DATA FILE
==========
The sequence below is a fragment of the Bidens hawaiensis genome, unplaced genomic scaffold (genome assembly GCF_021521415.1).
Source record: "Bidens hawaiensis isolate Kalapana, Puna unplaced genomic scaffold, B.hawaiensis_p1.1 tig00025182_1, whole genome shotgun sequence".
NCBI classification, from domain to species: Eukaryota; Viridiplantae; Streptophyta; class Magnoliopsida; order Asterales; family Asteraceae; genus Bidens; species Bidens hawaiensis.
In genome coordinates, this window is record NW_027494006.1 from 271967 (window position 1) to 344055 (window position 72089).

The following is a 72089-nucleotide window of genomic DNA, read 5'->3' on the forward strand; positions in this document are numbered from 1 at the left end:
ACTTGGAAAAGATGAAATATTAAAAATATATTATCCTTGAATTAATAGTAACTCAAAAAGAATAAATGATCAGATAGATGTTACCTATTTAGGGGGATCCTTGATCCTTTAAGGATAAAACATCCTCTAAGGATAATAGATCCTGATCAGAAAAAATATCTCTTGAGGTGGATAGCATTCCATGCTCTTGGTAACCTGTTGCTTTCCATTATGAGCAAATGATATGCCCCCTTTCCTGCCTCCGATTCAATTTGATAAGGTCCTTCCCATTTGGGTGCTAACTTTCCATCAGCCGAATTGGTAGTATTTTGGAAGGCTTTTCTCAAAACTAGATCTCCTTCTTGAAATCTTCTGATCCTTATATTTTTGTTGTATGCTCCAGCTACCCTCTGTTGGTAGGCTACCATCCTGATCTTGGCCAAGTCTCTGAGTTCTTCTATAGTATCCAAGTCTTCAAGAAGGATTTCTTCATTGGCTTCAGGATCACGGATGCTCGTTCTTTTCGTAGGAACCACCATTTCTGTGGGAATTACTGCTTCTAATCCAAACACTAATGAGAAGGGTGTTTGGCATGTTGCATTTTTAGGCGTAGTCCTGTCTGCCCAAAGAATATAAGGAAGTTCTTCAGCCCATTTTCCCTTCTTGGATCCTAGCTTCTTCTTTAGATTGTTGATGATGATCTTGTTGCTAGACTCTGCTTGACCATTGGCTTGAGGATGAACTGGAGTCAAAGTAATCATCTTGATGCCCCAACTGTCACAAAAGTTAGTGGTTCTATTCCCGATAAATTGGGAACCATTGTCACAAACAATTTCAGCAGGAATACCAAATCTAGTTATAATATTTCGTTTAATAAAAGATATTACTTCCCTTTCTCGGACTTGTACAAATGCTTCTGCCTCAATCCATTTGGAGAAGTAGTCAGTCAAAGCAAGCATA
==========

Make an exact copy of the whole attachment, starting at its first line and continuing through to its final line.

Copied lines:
The sequence below is a fragment of the Bidens hawaiensis genome, unplaced genomic scaffold (genome assembly GCF_021521415.1).
Source record: "Bidens hawaiensis isolate Kalapana, Puna unplaced genomic scaffold, B.hawaiensis_p1.1 tig00025182_1, whole genome shotgun sequence".
NCBI classification, from domain to species: Eukaryota; Viridiplantae; Streptophyta; class Magnoliopsida; order Asterales; family Asteraceae; genus Bidens; species Bidens hawaiensis.
In genome coordinates, this window is record NW_027494006.1 from 271967 (window position 1) to 344055 (window position 72089).

The following is a 72089-nucleotide window of genomic DNA, read 5'->3' on the forward strand; positions in this document are numbered from 1 at the left end:
ACTTGGAAAAGATGAAATATTAAAAATATATTATCCTTGAATTAATAGTAACTCAAAAAGAATAAATGATCAGATAGATGTTACCTATTTAGGGGGATCCTTGATCCTTTAAGGATAAAACATCCTCTAAGGATAATAGATCCTGATCAGAAAAAATATCTCTTGAGGTGGATAGCATTCCATGCTCTTGGTAACCTGTTGCTTTCCATTATGAGCAAATGATATGCCCCCTTTCCTGCCTCCGATTCAATTTGATAAGGTCCTTCCCATTTGGGTGCTAACTTTCCATCAGCCGAATTGGTAGTATTTTGGAAGGCTTTTCTCAAAACTAGATCTCCTTCTTGAAATCTTCTGATCCTTATATTTTTGTTGTATGCTCCAGCTACCCTCTGTTGGTAGGCTACCATCCTGATCTTGGCCAAGTCTCTGAGTTCTTCTATAGTATCCAAGTCTTCAAGAAGGATTTCTTCATTGGCTTCAGGATCACGGATGCTCGTTCTTTTCGTAGGAACCACCATTTCTGTGGGAATTACTGCTTCTAATCCAAACACTAATGAGAAGGGTGTTTGGCATGTTGCATTTTTAGGCGTAGTCCTGTCTGCCCAAAGAATATAAGGAAGTTCTTCAGCCCATTTTCCCTTCTTGGATCCTAGCTTCTTCTTTAGATTGTTGATGATGATCTTGTTGCTAGACTCTGCTTGACCATTGGCTTGAGGATGAACTGGAGTCAAAGTAATCATCTTGATGCCCCAACTGTCACAAAAGTTAGTGGTTCTATTCCCGATAAATTGGGAACCATTGTCACAAACAATTTCAGCAGGAATACCAAATCTAGTTATAATATTTCGTTTAATAAAAGATATTACTTCCCTTTCTCGGACTTGTACAAATGCTTCTGCCTCAATCCATTTGGAGAAGTAGTCAGTCAAAGCAAGCATA